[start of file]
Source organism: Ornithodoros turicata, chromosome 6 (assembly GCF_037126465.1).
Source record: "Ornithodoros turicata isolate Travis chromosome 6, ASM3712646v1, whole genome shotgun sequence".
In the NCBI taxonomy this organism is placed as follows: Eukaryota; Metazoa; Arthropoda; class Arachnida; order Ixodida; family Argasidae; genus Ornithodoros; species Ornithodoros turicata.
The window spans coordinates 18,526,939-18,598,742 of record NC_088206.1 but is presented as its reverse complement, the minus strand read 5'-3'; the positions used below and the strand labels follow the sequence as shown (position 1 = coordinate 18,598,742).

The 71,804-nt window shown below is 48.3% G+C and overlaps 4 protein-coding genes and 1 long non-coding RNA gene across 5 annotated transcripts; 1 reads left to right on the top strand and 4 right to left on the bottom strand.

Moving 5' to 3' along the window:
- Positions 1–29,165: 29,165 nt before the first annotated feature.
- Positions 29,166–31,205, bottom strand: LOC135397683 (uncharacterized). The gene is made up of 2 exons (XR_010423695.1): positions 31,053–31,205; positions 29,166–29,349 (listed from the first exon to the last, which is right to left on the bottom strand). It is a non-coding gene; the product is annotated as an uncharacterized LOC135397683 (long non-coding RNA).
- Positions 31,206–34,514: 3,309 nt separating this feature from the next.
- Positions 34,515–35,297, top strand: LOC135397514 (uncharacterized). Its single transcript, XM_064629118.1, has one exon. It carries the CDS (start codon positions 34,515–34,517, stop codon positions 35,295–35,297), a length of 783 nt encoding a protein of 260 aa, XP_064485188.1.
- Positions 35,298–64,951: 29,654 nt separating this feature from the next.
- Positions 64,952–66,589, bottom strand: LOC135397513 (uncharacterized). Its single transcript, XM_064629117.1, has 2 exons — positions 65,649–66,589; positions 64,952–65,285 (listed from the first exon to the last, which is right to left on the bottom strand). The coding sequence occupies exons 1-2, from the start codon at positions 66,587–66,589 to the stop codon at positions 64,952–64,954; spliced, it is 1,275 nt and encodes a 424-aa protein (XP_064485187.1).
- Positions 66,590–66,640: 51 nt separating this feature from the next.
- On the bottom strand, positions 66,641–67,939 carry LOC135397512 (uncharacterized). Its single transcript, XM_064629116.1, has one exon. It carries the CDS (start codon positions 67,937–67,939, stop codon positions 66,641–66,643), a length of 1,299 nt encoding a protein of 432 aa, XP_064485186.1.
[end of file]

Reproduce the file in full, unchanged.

Source organism: Ornithodoros turicata, chromosome 6 (assembly GCF_037126465.1).
Source record: "Ornithodoros turicata isolate Travis chromosome 6, ASM3712646v1, whole genome shotgun sequence".
In the NCBI taxonomy this organism is placed as follows: Eukaryota; Metazoa; Arthropoda; class Arachnida; order Ixodida; family Argasidae; genus Ornithodoros; species Ornithodoros turicata.
The window spans coordinates 18,526,939-18,598,742 of record NC_088206.1 but is presented as its reverse complement, the minus strand read 5'-3'; the positions used below and the strand labels follow the sequence as shown (position 1 = coordinate 18,598,742).

The 71,804-nt window shown below is 48.3% G+C and overlaps 4 protein-coding genes and 1 long non-coding RNA gene across 5 annotated transcripts; 1 reads left to right on the top strand and 4 right to left on the bottom strand.

Moving 5' to 3' along the window:
- Positions 1–29,165: 29,165 nt before the first annotated feature.
- Positions 29,166–31,205, bottom strand: LOC135397683 (uncharacterized). The gene is made up of 2 exons (XR_010423695.1): positions 31,053–31,205; positions 29,166–29,349 (listed from the first exon to the last, which is right to left on the bottom strand). It is a non-coding gene; the product is annotated as an uncharacterized LOC135397683 (long non-coding RNA).
- Positions 31,206–34,514: 3,309 nt separating this feature from the next.
- Positions 34,515–35,297, top strand: LOC135397514 (uncharacterized). Its single transcript, XM_064629118.1, has one exon. It carries the CDS (start codon positions 34,515–34,517, stop codon positions 35,295–35,297), a length of 783 nt encoding a protein of 260 aa, XP_064485188.1.
- Positions 35,298–64,951: 29,654 nt separating this feature from the next.
- Positions 64,952–66,589, bottom strand: LOC135397513 (uncharacterized). Its single transcript, XM_064629117.1, has 2 exons — positions 65,649–66,589; positions 64,952–65,285 (listed from the first exon to the last, which is right to left on the bottom strand). The coding sequence occupies exons 1-2, from the start codon at positions 66,587–66,589 to the stop codon at positions 64,952–64,954; spliced, it is 1,275 nt and encodes a 424-aa protein (XP_064485187.1).
- Positions 66,590–66,640: 51 nt separating this feature from the next.
- On the bottom strand, positions 66,641–67,939 carry LOC135397512 (uncharacterized). Its single transcript, XM_064629116.1, has one exon. It carries the CDS (start codon positions 67,937–67,939, stop codon positions 66,641–66,643), a length of 1,299 nt encoding a protein of 432 aa, XP_064485186.1.